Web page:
Which of the Following Is the Safest Authentication Method: SFA or MFA?25 Oct 2022 | Jetico Technical Support
The Ultimate Guide to Authentication Methods
Which of the following is the safest authentication method: single-factor authentication (SFA) or multi-factor authentication (MFA)? MFA also comes in several forms, but some alternatives are better than others. So, which option should you go for?
In this blog, we will examine the pros and cons of both authentication methods and discuss the most common authenticators available for MFA. Finally, we will try to help you identify which one is the safest and most user-friendly. Click here to jump to our final recommendations.
Single-Factor Authentication (SFA) vs. Multi-Factor Authentication (MFA)
When we talk about authentication methods, we’re referring to the process of securing data confidentiality by requiring certain types of credentials. Generally speaking, there are 2 types of methods:
- Single-Factor Authentication (SFA)
SFA is the simplest form of authentication method, as it only requires users to provide one kind of credential to verify who they are. The most common example of SFA is matching a password to a username.
👍 Pros: More user-friendly. By successfully entering one type of credential, you immediately gain access to the data stored on the network, website or system in question.
👎 Cons: Passwords can be breached. If you're using SFA, it’s very likely you will be required to enter a password. Unfortunately, even the strongest passwords aren’t immune from being leaked or cracked by cybercriminals. Without an additional factor being needed to confirm your identity, this can lead to malicious users gaining access to your data.
- Multi-Factor Authentication (MFA)
MFA is an authentication method that asks users to provide multiple types of credentials to confirm their identity. MFA usually works by requiring a combination of something you know (like a password) and something you have (like a USB device or token). The most common type of MFA is 2-Factor Authentication (2FA), which requires 2 separate types of credentials.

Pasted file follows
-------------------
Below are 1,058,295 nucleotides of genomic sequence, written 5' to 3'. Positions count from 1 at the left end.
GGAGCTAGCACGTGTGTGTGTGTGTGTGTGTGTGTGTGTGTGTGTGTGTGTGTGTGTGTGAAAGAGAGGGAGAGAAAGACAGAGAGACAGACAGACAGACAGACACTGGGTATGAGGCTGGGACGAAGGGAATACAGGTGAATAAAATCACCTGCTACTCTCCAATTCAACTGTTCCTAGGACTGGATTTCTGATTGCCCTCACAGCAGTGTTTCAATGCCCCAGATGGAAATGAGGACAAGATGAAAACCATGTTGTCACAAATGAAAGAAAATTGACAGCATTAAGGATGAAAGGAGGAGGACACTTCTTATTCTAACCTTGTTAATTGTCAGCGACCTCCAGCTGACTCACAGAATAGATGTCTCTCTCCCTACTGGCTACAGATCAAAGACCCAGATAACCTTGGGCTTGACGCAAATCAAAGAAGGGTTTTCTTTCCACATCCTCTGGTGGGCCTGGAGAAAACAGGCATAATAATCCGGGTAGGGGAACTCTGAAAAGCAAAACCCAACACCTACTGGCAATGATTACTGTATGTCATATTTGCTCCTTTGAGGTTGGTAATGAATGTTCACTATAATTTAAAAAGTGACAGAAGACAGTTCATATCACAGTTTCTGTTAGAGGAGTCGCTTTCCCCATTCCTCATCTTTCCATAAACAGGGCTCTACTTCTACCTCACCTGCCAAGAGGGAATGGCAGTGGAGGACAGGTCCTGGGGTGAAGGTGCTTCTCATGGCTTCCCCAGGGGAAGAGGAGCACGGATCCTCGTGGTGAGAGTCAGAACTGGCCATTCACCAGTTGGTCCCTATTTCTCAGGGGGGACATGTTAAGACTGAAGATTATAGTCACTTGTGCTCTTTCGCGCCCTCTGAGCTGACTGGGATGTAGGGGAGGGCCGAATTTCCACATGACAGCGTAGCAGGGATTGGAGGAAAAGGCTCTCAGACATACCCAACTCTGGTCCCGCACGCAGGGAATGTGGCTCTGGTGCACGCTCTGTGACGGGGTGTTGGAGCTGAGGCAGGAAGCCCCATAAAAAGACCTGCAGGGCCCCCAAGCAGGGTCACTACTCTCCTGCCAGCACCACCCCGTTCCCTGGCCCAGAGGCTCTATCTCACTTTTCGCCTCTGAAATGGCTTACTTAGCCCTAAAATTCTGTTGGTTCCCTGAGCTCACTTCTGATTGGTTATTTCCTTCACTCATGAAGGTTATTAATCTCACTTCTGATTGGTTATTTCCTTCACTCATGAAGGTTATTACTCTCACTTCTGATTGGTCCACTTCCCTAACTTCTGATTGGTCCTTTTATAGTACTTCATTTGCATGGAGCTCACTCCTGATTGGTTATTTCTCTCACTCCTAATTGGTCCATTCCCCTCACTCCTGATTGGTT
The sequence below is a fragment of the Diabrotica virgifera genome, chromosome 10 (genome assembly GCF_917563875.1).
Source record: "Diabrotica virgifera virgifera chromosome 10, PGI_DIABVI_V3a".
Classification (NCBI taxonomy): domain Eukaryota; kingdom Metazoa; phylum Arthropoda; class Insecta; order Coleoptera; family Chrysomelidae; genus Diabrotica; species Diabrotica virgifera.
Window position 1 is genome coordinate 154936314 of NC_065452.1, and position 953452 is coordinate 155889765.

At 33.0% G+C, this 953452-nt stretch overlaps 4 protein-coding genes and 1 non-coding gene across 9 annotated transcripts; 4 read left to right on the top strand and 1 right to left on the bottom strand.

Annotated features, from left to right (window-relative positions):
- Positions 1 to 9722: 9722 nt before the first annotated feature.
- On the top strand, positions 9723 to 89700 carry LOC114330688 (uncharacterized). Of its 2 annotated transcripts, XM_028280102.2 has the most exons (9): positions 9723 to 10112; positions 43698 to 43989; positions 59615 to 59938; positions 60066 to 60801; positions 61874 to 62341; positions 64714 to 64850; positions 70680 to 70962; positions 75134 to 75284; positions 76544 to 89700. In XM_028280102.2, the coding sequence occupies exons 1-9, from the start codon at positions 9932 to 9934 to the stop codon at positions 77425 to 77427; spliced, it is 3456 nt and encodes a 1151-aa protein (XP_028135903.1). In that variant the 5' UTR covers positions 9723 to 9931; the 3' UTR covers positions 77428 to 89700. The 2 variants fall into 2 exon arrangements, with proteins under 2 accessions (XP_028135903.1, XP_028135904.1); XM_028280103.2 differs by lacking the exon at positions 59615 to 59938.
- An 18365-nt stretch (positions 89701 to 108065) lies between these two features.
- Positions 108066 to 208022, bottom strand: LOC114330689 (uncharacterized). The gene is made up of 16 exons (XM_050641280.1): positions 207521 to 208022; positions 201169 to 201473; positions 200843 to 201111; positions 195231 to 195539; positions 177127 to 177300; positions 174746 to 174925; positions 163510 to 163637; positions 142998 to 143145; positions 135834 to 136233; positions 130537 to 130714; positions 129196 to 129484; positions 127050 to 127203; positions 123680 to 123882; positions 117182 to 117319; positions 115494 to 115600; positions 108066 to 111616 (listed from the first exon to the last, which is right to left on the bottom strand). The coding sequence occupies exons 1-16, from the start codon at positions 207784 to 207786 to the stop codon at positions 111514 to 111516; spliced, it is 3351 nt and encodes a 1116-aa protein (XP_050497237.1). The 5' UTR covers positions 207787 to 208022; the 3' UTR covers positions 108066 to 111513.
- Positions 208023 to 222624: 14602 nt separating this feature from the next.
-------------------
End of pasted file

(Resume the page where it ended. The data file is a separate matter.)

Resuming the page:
👍 Pros: Safer – 2 verifiers are better than 1. By using 2 or more separate authenticators, you can greatly limit the chances of anyone gaining access to your data.
👎 Cons: Less user-friendly. By adding an extra layer, accessing your data might become more painful and time-consuming – for example, entering an additional security code. In some cases, you also need to purchase extra hardware to successfully verify your identity, such as a token or smart card.
Which Authenticators are Available for MFA?
MFA can be performed by using several different authenticators. Here, we will list the typical ones:
- SMS security codes
Receiving a security code via a text message is the most common way to verify your identity when using MFA. This type of authenticator generally involves a verification code that expires soon after it’s received.
👍 Pros: Convenient and easy to adopt. Messages are usually delivered to mobile devices instantly, which makes this a very convenient authentication method.
👎 Cons: SMS communications are not secure. Cybercriminals can easily intercept text messages. Using an SMS authenticator also requires you to share your phone number, which may not always be preferable.
- Authenticator applications
Authentication apps, such as Microsoft Authenticator, work by constantly generating 6- or 8-digit codes. When it comes time to verify your identity, you simply log into your application and receive the code needed to gain access to the system in question.
👍 Pros: Accessible and quick to use. Most importantly, codes can’t be intercepted like they can with SMS messages.
👎 Cons: Security vulnerabilities. Some of these applications, such as Google Authenticator, are accessible without having to enter a password. This lack of security makes it possible for malware to steal MFA codes from your mobile device. Also, if your phone runs out of battery, you won’t be able to see your codes (this is also true for SMS security codes).
- USB devices